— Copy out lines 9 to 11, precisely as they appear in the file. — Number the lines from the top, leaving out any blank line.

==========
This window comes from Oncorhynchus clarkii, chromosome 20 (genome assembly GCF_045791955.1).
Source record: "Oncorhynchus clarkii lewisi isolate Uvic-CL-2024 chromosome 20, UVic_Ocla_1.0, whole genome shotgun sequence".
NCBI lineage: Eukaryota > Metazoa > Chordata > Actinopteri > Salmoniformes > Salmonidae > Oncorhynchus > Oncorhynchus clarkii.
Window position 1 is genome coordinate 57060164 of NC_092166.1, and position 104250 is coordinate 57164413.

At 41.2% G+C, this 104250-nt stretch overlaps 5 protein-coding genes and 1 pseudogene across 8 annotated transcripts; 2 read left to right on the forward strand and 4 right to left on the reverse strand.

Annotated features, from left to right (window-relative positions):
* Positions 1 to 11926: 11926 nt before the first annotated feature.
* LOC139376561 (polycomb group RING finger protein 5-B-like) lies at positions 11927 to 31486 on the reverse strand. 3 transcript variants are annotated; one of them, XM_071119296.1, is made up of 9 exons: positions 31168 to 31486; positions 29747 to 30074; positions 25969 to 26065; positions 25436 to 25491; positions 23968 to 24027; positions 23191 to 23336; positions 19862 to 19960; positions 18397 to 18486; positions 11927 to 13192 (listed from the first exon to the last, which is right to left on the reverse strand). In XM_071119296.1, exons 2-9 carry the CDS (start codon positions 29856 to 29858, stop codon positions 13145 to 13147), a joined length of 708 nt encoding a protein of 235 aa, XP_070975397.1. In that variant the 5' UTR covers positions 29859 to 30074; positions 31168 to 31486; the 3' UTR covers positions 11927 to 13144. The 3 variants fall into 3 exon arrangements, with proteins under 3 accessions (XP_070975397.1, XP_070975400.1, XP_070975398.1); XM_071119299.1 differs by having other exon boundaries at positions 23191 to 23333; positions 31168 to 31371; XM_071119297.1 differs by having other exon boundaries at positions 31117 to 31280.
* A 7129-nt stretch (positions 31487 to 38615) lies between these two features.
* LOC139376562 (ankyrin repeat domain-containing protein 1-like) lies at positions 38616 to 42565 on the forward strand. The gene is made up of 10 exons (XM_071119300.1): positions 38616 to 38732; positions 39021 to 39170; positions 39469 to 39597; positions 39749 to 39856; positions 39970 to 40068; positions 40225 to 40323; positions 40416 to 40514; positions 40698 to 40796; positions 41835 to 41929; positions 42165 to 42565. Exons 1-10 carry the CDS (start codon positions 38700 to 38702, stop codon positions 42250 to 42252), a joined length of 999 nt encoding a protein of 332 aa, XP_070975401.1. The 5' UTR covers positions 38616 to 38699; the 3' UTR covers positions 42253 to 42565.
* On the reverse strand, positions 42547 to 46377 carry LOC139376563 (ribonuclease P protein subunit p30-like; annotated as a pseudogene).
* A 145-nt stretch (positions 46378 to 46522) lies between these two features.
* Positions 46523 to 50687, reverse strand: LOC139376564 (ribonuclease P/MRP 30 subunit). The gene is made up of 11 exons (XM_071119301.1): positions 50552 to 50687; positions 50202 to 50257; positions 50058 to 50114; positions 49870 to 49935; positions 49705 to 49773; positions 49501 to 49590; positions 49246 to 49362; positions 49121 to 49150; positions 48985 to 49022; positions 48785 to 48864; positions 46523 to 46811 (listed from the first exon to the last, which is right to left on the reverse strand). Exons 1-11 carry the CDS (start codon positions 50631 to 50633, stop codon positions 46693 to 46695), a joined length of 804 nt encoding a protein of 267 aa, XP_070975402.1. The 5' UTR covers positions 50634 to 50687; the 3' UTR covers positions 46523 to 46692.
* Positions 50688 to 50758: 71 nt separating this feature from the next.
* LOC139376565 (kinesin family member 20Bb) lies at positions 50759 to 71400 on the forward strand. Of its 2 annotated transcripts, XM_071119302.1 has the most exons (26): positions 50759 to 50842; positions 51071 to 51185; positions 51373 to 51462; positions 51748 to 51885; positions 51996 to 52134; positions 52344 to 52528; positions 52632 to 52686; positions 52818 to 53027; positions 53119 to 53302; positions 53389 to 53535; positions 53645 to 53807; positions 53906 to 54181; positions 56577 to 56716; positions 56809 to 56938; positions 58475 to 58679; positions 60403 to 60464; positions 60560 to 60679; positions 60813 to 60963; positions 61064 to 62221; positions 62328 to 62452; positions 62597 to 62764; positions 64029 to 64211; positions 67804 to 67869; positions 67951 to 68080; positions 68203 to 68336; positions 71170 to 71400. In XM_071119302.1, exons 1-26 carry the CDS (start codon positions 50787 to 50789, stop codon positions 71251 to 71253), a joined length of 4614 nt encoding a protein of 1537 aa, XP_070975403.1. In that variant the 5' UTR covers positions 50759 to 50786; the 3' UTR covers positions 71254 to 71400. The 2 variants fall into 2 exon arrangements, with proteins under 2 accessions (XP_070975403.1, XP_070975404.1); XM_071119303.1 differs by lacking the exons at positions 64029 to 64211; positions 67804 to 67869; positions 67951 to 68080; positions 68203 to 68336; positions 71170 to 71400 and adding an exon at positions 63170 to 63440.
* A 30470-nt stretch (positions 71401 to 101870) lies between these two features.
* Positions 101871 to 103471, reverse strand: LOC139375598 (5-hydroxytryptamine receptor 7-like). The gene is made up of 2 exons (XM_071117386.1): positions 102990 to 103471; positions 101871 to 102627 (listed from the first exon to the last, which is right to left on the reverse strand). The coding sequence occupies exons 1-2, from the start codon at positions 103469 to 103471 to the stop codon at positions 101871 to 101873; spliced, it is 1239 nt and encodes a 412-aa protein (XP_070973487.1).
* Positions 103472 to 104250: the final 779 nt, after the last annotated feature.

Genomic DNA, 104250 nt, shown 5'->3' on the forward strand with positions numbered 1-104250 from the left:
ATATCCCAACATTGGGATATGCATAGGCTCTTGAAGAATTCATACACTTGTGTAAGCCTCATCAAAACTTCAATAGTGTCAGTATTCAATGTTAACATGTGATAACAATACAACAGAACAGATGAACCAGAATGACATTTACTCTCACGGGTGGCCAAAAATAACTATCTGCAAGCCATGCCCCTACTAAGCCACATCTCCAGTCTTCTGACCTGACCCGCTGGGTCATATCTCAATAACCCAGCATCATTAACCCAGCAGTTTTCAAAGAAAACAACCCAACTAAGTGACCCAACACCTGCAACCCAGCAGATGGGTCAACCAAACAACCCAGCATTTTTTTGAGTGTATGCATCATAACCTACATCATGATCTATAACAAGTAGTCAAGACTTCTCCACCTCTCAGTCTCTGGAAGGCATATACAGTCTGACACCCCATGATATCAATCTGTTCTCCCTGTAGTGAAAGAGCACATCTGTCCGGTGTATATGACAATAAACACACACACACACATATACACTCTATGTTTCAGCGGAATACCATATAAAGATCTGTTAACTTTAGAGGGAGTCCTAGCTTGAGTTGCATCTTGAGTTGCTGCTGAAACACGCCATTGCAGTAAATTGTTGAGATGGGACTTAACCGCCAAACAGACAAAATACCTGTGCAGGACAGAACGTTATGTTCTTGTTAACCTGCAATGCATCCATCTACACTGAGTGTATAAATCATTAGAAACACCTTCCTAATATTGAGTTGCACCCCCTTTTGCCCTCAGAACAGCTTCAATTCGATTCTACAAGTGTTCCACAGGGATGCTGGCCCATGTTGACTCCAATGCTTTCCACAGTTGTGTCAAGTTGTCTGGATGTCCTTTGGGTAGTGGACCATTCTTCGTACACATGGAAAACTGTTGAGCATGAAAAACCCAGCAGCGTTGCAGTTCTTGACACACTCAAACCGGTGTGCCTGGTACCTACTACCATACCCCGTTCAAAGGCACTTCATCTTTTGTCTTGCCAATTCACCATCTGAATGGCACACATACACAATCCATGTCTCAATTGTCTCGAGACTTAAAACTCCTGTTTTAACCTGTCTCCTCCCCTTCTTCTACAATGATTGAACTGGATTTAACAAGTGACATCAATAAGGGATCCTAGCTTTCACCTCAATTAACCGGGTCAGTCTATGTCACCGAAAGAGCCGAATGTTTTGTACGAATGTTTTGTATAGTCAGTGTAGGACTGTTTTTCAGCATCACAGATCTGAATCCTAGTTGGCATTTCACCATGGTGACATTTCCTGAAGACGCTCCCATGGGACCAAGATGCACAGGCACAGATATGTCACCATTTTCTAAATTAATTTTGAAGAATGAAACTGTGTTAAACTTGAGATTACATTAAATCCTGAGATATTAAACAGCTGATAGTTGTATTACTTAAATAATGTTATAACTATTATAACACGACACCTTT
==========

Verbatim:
* A 7129-nt stretch (positions 31487 to 38615) lies between these two features.
* LOC139376562 (ankyrin repeat domain-containing protein 1-like) lies at positions 38616 to 42565 on the forward strand. The gene is made up of 10 exons (XM_071119300.1): positions 38616 to 38732; positions 39021 to 39170; positions 39469 to 39597; positions 39749 to 39856; positions 39970 to 40068; positions 40225 to 40323; positions 40416 to 40514; positions 40698 to 40796; positions 41835 to 41929; positions 42165 to 42565. Exons 1-10 carry the CDS (start codon positions 38700 to 38702, stop codon positions 42250 to 42252), a joined length of 999 nt encoding a protein of 332 aa, XP_070975401.1. The 5' UTR covers positions 38616 to 38699; the 3' UTR covers positions 42253 to 42565.
* On the reverse strand, positions 42547 to 46377 carry LOC139376563 (ribonuclease P protein subunit p30-like; annotated as a pseudogene).